Sheldon Concert Hall
September 26, 2012
"I knew the bride when she used to rock and roll," sang Nick Lowe to wind down an hour of songs at the Sheldon last night. For its part, the not-quite capacity crowd knew the groom when he used to power, pop, pub and punk, when he used to answer to the title "Jesus of Cool."
Still, no one lamented the lack of a rhythm section, electric guitar or piano. Lowe's resurrection as the "Jesus of Croon" is unarguably one of the great second acts in semi-popular music.
Entering to "Starting All Over Again" by Mel & Tim -- if my ears didn't deceive me -- Lowe stepped into a disc of light and took up a shining Gibson J-200 acoustic guitar, a country-rock instrument if ever there was one, waved off the applause and without a word began with "Stoplight Roses," one of five exquisitely bittersweet ballads selected this night from his most recent album The Old Magic. Regardless of his permutations over a five-decades-long career, Lowe has held to one constant: good songs, always witty, winsome and elegant, even at their most satirical, even at their most deceptively slight or obscure. "You might call them fillers," he smiled. "I call them undiscovered gems."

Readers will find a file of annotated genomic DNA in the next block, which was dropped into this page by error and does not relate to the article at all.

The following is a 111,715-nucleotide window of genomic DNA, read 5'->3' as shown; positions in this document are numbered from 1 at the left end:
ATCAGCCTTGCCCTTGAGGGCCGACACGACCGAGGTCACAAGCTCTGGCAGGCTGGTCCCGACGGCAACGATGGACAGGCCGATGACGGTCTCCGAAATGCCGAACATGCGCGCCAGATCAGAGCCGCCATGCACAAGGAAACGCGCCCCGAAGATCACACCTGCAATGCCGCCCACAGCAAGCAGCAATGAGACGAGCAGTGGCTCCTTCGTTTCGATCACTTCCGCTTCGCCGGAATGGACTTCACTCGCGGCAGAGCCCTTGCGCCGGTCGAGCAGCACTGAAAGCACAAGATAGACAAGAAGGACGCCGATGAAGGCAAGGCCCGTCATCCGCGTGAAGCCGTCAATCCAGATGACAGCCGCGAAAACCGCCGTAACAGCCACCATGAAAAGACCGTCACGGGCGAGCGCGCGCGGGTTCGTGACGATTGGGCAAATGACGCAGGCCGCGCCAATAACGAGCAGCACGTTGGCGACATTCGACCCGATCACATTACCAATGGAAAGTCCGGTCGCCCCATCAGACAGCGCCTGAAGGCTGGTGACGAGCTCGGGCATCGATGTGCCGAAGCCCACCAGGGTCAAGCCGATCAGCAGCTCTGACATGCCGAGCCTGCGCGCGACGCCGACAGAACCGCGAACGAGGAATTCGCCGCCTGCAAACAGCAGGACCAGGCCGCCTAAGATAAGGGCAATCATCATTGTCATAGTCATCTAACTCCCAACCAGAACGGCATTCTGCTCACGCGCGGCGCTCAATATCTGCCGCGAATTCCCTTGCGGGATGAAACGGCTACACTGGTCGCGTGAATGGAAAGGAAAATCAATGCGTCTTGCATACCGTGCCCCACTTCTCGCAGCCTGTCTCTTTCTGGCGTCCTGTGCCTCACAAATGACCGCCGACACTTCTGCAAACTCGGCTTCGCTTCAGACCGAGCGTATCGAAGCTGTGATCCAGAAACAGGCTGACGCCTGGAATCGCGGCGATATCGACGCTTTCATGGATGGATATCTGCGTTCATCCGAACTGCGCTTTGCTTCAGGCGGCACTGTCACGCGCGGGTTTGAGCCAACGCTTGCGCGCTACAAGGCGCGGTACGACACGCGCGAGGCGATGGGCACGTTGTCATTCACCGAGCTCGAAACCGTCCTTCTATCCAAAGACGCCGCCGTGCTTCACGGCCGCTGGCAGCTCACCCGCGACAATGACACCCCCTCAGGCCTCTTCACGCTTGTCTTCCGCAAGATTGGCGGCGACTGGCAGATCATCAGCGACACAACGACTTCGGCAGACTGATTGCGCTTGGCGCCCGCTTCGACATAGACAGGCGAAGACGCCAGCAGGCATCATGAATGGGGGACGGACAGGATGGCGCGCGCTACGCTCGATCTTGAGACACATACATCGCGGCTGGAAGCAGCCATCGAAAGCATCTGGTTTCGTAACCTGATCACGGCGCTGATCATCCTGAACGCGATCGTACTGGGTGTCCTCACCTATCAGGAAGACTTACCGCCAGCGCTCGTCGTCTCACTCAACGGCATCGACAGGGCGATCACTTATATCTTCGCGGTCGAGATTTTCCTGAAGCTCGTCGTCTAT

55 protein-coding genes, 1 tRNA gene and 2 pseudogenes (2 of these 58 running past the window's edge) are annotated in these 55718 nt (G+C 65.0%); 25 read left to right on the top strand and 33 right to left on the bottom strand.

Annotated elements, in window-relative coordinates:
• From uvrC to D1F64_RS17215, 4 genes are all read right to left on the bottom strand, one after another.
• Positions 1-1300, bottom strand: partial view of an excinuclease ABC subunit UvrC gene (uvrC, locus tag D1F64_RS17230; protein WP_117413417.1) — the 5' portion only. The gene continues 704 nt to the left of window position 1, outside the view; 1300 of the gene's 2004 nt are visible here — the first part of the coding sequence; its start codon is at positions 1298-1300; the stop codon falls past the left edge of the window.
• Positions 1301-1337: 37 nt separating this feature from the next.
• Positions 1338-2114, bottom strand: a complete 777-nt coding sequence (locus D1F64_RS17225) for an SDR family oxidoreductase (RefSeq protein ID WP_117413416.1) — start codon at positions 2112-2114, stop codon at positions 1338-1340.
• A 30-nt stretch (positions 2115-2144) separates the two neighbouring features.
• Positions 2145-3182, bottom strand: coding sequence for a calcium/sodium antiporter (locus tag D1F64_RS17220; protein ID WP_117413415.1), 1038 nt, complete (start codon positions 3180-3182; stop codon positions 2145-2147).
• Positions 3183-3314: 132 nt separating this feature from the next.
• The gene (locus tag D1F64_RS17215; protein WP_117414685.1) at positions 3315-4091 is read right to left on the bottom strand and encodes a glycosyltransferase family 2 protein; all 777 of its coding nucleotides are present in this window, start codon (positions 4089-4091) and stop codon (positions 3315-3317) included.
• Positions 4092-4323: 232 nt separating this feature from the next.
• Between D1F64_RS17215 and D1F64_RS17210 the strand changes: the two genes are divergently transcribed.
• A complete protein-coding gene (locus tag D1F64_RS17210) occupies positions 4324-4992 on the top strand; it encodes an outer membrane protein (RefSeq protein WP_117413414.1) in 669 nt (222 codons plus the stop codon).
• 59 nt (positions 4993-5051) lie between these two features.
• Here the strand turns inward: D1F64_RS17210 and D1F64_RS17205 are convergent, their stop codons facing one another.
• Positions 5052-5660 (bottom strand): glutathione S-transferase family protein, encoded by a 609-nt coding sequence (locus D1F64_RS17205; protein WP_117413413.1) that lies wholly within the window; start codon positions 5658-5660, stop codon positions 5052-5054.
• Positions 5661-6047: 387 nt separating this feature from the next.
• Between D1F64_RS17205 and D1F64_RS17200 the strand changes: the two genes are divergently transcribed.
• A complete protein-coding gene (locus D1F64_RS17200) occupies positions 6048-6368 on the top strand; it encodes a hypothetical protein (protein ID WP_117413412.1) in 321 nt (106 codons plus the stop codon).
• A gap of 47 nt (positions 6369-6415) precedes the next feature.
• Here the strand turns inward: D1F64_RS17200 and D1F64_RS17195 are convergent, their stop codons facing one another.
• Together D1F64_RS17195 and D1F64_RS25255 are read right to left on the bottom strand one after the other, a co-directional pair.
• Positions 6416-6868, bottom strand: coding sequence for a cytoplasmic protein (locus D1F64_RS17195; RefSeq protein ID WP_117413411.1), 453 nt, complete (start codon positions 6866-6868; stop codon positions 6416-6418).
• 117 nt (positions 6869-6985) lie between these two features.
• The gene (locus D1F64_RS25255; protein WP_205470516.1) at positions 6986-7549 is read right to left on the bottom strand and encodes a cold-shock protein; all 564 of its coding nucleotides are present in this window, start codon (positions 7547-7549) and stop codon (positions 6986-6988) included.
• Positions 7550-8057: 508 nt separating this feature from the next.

Standing in crisp black slacks and a polka-dot shirt, sleeves rolled up over the wiry biceps of a public house arm-wrestler, Lowe is the hipster that time forgot, the singer and songsmith that a golden-age of beatnik-jazz balladry might have taken as its king. Second song "Heart" showed off his falsetto, a time-mellowed insinuation on the line "there is no other I can turn to." On this evening, in this hall, Lowe's voice was riveting: a lush, gentle, baritone murmur, and every phrase it touched turned to gold.
And the old cat knows how to work a room. "We've been touring sea to shining sea," he said, "and last night we were in Cincinnati. What a terrible audience. The half-eaten turkey sandwich backstage had more jump than that audience. More like Snoozinnati." Lest such banter make it into print - sorry, Nick - he reminded the crowd that he was only kidding, that he still had a few tricks in those rolled-up sleeves.
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